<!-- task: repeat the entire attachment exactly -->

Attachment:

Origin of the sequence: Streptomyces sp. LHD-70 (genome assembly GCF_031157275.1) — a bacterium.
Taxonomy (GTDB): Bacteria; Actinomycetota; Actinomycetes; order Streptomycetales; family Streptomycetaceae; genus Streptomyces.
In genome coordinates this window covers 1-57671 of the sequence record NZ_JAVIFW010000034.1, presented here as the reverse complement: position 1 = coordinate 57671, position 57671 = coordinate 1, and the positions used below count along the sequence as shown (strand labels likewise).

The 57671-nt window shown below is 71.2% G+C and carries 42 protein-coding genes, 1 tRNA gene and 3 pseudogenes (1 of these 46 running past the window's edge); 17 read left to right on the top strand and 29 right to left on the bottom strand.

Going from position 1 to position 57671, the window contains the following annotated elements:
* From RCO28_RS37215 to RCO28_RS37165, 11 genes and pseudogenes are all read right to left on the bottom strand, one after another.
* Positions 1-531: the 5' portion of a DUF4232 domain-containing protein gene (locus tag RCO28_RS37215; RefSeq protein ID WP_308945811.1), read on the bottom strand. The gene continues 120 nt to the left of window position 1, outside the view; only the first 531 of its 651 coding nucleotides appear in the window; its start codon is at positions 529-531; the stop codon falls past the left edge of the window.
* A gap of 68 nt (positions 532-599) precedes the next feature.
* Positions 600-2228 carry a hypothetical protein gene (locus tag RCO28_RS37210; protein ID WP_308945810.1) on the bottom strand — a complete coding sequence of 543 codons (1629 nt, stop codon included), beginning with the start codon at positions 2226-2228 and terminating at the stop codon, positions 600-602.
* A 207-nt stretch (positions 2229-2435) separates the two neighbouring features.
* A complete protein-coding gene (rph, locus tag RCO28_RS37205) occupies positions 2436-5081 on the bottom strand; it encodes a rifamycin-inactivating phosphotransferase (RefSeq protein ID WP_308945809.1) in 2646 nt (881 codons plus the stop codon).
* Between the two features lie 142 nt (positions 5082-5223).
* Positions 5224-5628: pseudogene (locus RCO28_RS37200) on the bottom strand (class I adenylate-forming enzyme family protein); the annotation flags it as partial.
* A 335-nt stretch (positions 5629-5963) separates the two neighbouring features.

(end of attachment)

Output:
Origin of the sequence: Streptomyces sp. LHD-70 (genome assembly GCF_031157275.1) — a bacterium.
Taxonomy (GTDB): Bacteria; Actinomycetota; Actinomycetes; order Streptomycetales; family Streptomycetaceae; genus Streptomyces.
In genome coordinates this window covers 1-57671 of the sequence record NZ_JAVIFW010000034.1, presented here as the reverse complement: position 1 = coordinate 57671, position 57671 = coordinate 1, and the positions used below count along the sequence as shown (strand labels likewise).

The 57671-nt window shown below is 71.2% G+C and carries 42 protein-coding genes, 1 tRNA gene and 3 pseudogenes (1 of these 46 running past the window's edge); 17 read left to right on the top strand and 29 right to left on the bottom strand.

Going from position 1 to position 57671, the window contains the following annotated elements:
* From RCO28_RS37215 to RCO28_RS37165, 11 genes and pseudogenes are all read right to left on the bottom strand, one after another.
* Positions 1-531: the 5' portion of a DUF4232 domain-containing protein gene (locus tag RCO28_RS37215; RefSeq protein ID WP_308945811.1), read on the bottom strand. The gene continues 120 nt to the left of window position 1, outside the view; only the first 531 of its 651 coding nucleotides appear in the window; its start codon is at positions 529-531; the stop codon falls past the left edge of the window.
* A gap of 68 nt (positions 532-599) precedes the next feature.
* Positions 600-2228 carry a hypothetical protein gene (locus tag RCO28_RS37210; protein ID WP_308945810.1) on the bottom strand — a complete coding sequence of 543 codons (1629 nt, stop codon included), beginning with the start codon at positions 2226-2228 and terminating at the stop codon, positions 600-602.
* A 207-nt stretch (positions 2229-2435) separates the two neighbouring features.
* A complete protein-coding gene (rph, locus tag RCO28_RS37205) occupies positions 2436-5081 on the bottom strand; it encodes a rifamycin-inactivating phosphotransferase (RefSeq protein ID WP_308945809.1) in 2646 nt (881 codons plus the stop codon).
* Between the two features lie 142 nt (positions 5082-5223).
* Positions 5224-5628: pseudogene (locus RCO28_RS37200) on the bottom strand (class I adenylate-forming enzyme family protein); the annotation flags it as partial.
* A 335-nt stretch (positions 5629-5963) separates the two neighbouring features.